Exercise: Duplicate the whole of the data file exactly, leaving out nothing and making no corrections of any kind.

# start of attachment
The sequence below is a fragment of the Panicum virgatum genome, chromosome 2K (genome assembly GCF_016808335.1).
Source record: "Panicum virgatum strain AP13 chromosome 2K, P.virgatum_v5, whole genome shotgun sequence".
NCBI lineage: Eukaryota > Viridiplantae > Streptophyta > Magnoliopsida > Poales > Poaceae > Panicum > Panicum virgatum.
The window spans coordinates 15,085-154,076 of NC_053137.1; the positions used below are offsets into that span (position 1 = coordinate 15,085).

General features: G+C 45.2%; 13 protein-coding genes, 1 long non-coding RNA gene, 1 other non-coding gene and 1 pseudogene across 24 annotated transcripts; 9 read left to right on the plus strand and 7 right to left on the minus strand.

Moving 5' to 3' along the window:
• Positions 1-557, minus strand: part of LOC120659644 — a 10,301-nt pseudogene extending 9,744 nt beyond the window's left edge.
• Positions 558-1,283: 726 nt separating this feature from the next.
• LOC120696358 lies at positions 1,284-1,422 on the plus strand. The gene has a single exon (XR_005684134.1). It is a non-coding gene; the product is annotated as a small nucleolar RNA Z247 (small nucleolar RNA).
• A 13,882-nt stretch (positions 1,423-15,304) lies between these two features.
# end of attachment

The sequence below is a fragment of the Panicum virgatum genome, chromosome 2K (genome assembly GCF_016808335.1).
Source record: "Panicum virgatum strain AP13 chromosome 2K, P.virgatum_v5, whole genome shotgun sequence".
NCBI lineage: Eukaryota > Viridiplantae > Streptophyta > Magnoliopsida > Poales > Poaceae > Panicum > Panicum virgatum.
The window spans coordinates 15,085-154,076 of NC_053137.1; the positions used below are offsets into that span (position 1 = coordinate 15,085).

General features: G+C 45.2%; 13 protein-coding genes, 1 long non-coding RNA gene, 1 other non-coding gene and 1 pseudogene across 24 annotated transcripts; 9 read left to right on the plus strand and 7 right to left on the minus strand.

Moving 5' to 3' along the window:
• Positions 1-557, minus strand: part of LOC120659644 — a 10,301-nt pseudogene extending 9,744 nt beyond the window's left edge.
• Positions 558-1,283: 726 nt separating this feature from the next.
• LOC120696358 lies at positions 1,284-1,422 on the plus strand. The gene has a single exon (XR_005684134.1). It is a non-coding gene; the product is annotated as a small nucleolar RNA Z247 (small nucleolar RNA).
• A 13,882-nt stretch (positions 1,423-15,304) lies between these two features.